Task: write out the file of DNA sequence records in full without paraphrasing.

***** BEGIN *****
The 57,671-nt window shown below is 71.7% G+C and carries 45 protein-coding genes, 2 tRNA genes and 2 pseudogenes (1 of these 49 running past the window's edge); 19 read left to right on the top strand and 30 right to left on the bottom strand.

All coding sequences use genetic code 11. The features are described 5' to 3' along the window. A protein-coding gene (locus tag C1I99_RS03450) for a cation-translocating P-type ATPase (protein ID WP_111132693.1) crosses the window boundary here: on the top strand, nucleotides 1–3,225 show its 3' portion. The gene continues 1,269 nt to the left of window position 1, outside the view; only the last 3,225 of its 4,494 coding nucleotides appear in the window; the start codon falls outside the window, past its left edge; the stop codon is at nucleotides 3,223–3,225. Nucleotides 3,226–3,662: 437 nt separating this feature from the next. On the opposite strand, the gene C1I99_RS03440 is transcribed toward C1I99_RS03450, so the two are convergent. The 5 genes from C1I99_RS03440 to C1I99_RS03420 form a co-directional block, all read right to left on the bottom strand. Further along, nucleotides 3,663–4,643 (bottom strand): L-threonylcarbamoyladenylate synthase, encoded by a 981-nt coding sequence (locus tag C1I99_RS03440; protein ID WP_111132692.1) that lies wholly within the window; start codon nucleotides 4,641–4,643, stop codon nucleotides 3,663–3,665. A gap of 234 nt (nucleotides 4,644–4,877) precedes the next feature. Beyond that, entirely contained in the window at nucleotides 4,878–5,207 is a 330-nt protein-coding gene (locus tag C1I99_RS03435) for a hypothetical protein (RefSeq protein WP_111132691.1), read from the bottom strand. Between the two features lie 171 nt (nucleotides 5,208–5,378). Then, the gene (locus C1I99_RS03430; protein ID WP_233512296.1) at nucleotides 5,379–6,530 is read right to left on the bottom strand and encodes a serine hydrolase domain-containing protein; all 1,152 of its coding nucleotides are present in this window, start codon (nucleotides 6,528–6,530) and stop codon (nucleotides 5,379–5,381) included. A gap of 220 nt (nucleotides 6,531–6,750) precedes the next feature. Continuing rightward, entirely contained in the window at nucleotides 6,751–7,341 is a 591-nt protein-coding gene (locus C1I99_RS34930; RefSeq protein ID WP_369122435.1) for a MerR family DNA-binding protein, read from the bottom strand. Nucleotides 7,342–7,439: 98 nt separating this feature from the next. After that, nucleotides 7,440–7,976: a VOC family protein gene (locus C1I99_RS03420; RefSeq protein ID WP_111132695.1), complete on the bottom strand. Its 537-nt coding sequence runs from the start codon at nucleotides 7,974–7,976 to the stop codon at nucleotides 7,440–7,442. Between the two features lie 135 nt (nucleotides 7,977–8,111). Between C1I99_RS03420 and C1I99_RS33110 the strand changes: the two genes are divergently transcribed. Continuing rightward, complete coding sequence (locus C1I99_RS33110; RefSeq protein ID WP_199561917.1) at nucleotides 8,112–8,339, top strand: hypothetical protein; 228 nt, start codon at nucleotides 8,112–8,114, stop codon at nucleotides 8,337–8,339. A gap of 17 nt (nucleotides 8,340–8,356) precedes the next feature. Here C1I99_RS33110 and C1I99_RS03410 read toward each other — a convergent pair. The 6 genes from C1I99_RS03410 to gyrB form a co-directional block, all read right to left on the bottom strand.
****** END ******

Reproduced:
The 57,671-nt window shown below is 71.7% G+C and carries 45 protein-coding genes, 2 tRNA genes and 2 pseudogenes (1 of these 49 running past the window's edge); 19 read left to right on the top strand and 30 right to left on the bottom strand.

All coding sequences use genetic code 11. The features are described 5' to 3' along the window. A protein-coding gene (locus tag C1I99_RS03450) for a cation-translocating P-type ATPase (protein ID WP_111132693.1) crosses the window boundary here: on the top strand, nucleotides 1–3,225 show its 3' portion. The gene continues 1,269 nt to the left of window position 1, outside the view; only the last 3,225 of its 4,494 coding nucleotides appear in the window; the start codon falls outside the window, past its left edge; the stop codon is at nucleotides 3,223–3,225. Nucleotides 3,226–3,662: 437 nt separating this feature from the next. On the opposite strand, the gene C1I99_RS03440 is transcribed toward C1I99_RS03450, so the two are convergent. The 5 genes from C1I99_RS03440 to C1I99_RS03420 form a co-directional block, all read right to left on the bottom strand. Further along, nucleotides 3,663–4,643 (bottom strand): L-threonylcarbamoyladenylate synthase, encoded by a 981-nt coding sequence (locus tag C1I99_RS03440; protein ID WP_111132692.1) that lies wholly within the window; start codon nucleotides 4,641–4,643, stop codon nucleotides 3,663–3,665. A gap of 234 nt (nucleotides 4,644–4,877) precedes the next feature. Beyond that, entirely contained in the window at nucleotides 4,878–5,207 is a 330-nt protein-coding gene (locus tag C1I99_RS03435) for a hypothetical protein (RefSeq protein WP_111132691.1), read from the bottom strand. Between the two features lie 171 nt (nucleotides 5,208–5,378). Then, the gene (locus C1I99_RS03430; protein ID WP_233512296.1) at nucleotides 5,379–6,530 is read right to left on the bottom strand and encodes a serine hydrolase domain-containing protein; all 1,152 of its coding nucleotides are present in this window, start codon (nucleotides 6,528–6,530) and stop codon (nucleotides 5,379–5,381) included. A gap of 220 nt (nucleotides 6,531–6,750) precedes the next feature. Continuing rightward, entirely contained in the window at nucleotides 6,751–7,341 is a 591-nt protein-coding gene (locus C1I99_RS34930; RefSeq protein ID WP_369122435.1) for a MerR family DNA-binding protein, read from the bottom strand. Nucleotides 7,342–7,439: 98 nt separating this feature from the next. After that, nucleotides 7,440–7,976: a VOC family protein gene (locus C1I99_RS03420; RefSeq protein ID WP_111132695.1), complete on the bottom strand. Its 537-nt coding sequence runs from the start codon at nucleotides 7,974–7,976 to the stop codon at nucleotides 7,440–7,442. Between the two features lie 135 nt (nucleotides 7,977–8,111). Between C1I99_RS03420 and C1I99_RS33110 the strand changes: the two genes are divergently transcribed. Continuing rightward, complete coding sequence (locus C1I99_RS33110; RefSeq protein ID WP_199561917.1) at nucleotides 8,112–8,339, top strand: hypothetical protein; 228 nt, start codon at nucleotides 8,112–8,114, stop codon at nucleotides 8,337–8,339. A gap of 17 nt (nucleotides 8,340–8,356) precedes the next feature. Here C1I99_RS33110 and C1I99_RS03410 read toward each other — a convergent pair. The 6 genes from C1I99_RS03410 to gyrB form a co-directional block, all read right to left on the bottom strand.